Using TweetDeck to Track Sports Stats in Real-Time
In our first year out of college, my roommate and I are making every effort to be frugal. We bring home-made lunches to work every day, take the T whenever humanly possible… and subscribe to the most basic cable plan offered in our area. These attempts are generally quite rewarding — we not only save money, but also eat healthier than we may otherwise, avoid the frustration of getting lost or stuck in traffic during cab rides, and wind up reading or socializing with friends in the evenings rather than spending hours in front of the TV. Now that college basketball season is in full-swing, however, I am starting to feel the burn of a life without cable.
My beloved UConn Huskies (who are currently ranked 18th and undefeated at 7-0-0 after tonight’s heart-stopping game against unranked Boston College) have played five televised games in the past three weeks. I have been able to watch a whopping zero. Sure, Boston bars sometimes air UConn basketball games, and I always have the option of begging the indulgence of a friend with an ESPN package. But what about when I want to watch from the comfort of my own home? Gametracker is great, but its reload time is often quite slow, and paying $10 to listen to game audio somehow doesn’t seem worth it. While brainstorming my options before tonight’s 7PM jump ball at Madison Square Garden, I finally thought of the perfect way to follow my Huskies in real-time: TweetDeck.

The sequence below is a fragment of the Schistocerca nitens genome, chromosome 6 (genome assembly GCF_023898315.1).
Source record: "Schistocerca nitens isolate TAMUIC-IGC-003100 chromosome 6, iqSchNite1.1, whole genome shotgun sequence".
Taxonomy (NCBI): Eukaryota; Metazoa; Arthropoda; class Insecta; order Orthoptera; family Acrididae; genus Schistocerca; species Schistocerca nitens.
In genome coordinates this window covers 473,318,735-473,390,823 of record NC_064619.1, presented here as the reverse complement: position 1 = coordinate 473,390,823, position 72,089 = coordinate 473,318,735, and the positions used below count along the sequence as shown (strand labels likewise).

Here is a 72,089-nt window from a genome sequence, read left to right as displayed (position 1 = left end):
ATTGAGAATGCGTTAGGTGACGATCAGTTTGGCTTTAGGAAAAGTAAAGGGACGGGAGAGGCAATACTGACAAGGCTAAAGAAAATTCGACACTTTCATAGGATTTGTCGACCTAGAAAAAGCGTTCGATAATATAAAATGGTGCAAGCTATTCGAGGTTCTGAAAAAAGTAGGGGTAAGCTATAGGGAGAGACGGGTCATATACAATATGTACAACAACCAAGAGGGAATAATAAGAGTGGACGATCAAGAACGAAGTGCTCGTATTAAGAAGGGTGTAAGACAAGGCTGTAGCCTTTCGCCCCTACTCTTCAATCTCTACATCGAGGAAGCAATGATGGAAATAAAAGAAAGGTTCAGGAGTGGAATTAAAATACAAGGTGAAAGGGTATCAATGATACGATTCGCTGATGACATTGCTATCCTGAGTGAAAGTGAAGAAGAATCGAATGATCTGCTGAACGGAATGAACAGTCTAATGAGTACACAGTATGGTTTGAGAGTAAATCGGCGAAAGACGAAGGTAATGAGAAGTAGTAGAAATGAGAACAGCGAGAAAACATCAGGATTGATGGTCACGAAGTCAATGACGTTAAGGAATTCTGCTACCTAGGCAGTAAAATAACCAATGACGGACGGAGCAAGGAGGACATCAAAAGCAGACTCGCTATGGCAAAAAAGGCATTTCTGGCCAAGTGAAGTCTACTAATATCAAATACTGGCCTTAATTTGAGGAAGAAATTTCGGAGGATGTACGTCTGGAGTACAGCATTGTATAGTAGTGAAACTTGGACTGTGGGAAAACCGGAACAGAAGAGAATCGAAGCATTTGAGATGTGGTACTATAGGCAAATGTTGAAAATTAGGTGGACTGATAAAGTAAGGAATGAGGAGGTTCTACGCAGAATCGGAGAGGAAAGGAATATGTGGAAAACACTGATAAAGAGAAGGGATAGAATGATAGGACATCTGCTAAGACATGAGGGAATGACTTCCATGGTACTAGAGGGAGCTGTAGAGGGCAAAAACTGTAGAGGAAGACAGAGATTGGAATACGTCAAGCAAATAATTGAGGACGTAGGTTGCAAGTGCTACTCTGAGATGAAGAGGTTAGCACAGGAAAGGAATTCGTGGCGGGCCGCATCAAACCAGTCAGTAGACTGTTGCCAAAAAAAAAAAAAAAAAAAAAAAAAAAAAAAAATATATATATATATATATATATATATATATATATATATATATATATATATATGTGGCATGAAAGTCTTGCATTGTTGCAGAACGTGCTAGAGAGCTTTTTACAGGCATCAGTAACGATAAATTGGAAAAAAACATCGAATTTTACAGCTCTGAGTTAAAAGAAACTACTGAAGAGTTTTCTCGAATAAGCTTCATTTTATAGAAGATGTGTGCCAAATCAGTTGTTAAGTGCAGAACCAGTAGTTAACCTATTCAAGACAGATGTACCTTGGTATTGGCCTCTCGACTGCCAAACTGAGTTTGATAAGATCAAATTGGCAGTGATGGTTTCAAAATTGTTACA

TweetDeck is generally used to keep an eye on Twitter timelines, mentions, interactions, and more in live-time, giving users the capability to monitor multiple aspects of a number of different Twitter accounts simultaneously. Tonight, however, I used TweetDeck as a source of live stats and real-time game play reports by following both UConn and BC‘s men’s basketball teams’ Twitter accounts.
My preference, of course, would have been to experience the 70-72 game live at Madison Square Garden, and my second choice, to watch it on a big screen TV. But by simultaneously using Gametracker and TweetDeck, I was able to keep an eye on my team’s (and their opponent’s) stats and receive real-time score and play updates, all without leaving the comfort of my ESPN-free apartment. I — like many other social media marketers and enthusiasts — had previously used TweetDeck only to monitor and maintain social media relationships. Using the tool for personal entertainment this evening made me wonder — what other social media sites, tools and platforms can serve a purpose outside the marketing world? Please feel free to comment below with your answer(s) to this question!